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What Is Hepatitis?

Updated on November 24, 2014

What is Hepatitis?

Hepatitis simply means inflammation of the liver. Untreated, some forms of hepatitis can lead to liver damage that impairs the ability of the liver to function normally. The liver is the largest organ in the human body and weighs, on average, about 3-1/2 pounds.

Your liver is very important and performs a variety of functions including:

  • Secreting bile necessary for proper digestion and elimination of some wastes
  • Manufacturing of important proteins
  • Detoxification of alcohol and certain medicines

Viral hepatitis is the leading cause of liver cancer. The CDC estimates that over 4.4 million Americans may have Hepatitis, although many do not know it since it often takes many years before symptoms arise. There are approximately 80,000 new Hepatitis infections ever year.

What Causes Hepatitis?

There are many potential causes for hepatitis. The most common causes however are:

  • Alcohol abuse
  • Viral Hepatitis
  • Certain drugs


Since viral hepatitis can be caused by several different viruses, I will briefly explain the 5 different types of viral hepatitis:

Hepatitis A virus (HAV) is typically spread in areas of poor hygiene and may also be spread through contaminated water or food (including raw shellfish). Ever seen signs like the one above in restaurants? The reason for these signs (aside from the obvious "yuck" factor) is to prevent the spread of, amongst other things, Hepatitis A. This virus is the most common cause of Hepatitis

Hepatitis B (HBV) virus is the second greatest cause of all viral hepatitis cases. It is typically contracted by contact with infected blood, sharing of infected needles and sexual contact. Hepatitis B can be transmitted from mother to child during birth. Hepatitis B may resolve on its own, or it may turn in to chronic Hepatitis. Hepatitis B virus is a DNA virus, all other forms are RNA viruses. Only about 1% of Hepatitis B cases are fatal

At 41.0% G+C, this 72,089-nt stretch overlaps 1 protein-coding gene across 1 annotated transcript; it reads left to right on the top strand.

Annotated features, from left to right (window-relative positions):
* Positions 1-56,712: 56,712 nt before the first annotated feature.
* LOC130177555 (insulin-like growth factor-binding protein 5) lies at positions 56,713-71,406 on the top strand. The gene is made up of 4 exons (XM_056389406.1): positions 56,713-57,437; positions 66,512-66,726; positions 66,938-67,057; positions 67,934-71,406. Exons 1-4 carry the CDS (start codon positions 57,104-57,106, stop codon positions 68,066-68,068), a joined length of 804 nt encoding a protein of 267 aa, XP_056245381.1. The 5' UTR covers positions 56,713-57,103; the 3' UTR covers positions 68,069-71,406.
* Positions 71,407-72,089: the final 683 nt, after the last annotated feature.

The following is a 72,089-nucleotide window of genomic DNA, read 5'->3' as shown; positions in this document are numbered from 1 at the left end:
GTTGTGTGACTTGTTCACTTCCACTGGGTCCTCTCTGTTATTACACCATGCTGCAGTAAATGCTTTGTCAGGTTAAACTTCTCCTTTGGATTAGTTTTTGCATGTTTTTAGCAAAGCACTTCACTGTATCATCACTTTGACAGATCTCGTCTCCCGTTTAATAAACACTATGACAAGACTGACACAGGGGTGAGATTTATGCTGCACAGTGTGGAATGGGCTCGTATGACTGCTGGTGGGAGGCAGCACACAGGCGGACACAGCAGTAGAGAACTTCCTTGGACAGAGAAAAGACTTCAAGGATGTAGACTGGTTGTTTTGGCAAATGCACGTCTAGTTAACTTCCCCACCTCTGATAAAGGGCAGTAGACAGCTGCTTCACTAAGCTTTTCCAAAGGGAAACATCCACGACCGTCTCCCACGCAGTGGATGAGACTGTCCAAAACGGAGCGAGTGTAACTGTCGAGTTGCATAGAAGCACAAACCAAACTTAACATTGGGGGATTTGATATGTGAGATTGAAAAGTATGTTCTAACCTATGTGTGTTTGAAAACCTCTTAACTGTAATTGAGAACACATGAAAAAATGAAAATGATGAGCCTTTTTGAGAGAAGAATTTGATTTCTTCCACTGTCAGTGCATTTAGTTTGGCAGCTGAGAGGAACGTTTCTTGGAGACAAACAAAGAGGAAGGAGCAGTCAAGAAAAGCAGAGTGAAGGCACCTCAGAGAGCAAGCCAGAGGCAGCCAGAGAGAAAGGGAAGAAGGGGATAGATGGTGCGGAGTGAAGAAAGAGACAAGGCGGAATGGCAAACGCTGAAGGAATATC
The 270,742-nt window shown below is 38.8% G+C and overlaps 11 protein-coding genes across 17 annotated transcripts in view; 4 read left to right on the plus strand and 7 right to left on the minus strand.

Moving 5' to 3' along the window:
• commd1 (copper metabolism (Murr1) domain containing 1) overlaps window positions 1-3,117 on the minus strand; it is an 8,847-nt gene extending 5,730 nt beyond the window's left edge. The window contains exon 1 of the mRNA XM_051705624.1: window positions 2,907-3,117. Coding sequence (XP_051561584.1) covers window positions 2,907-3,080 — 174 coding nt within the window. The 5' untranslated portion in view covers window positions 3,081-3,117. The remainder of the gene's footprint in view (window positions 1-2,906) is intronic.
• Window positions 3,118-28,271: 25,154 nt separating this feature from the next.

Hepatitis C virus (HCV) is primarily contracted through shared hypodermic needles, but also through the use of contaminated instruments during tatoos and body piercings. Sexual transmission is rare.

Hepatitis D virus (HDV) can only affect patients who also have Hepatitis B. Parenteral drug users are at greatest risk.

Hepatitis E virus (HEV) is typically spread by fecal contamination of a water supply. Like Hepatitis A, it is not a chronic condition, and does not cause cirrhosis of the liver.

Treatments for Hepatitis B & C

As a pharmacist I am writing this article especially to introduce patients to the medications available to treat hepatitis. Therefore I will now list the most common medications used to treat both chronic Hepatitis B & C.


Acute Hepatitis B may need no treatment and may resolve on its own (just like a cold or the flu). Chronic Hepatitis B may be treated with medications. Note: These drugs cannot cure Hepatitis B, but will help reduce the replication of the virus and thus improve the patient outcome and reduce the possibility of spreading the virus.

Prescription medication for Hepatitis B include:

  • Baraclude (entecavir, by Bristol Myers Squibb)
  • Epivir HBV (lamivudine, by GlaxoSmithKline)
  • Hepsera (adefovir dipivoxil, by Gilead Sciences)
  • Tyzeka (Telbivudine, by Novartis)

Prevention: Hepatits B can be prevented with a vaccine. Available forms of the Hepaitis B vaccine include Engerix-B and Recombivax-HB.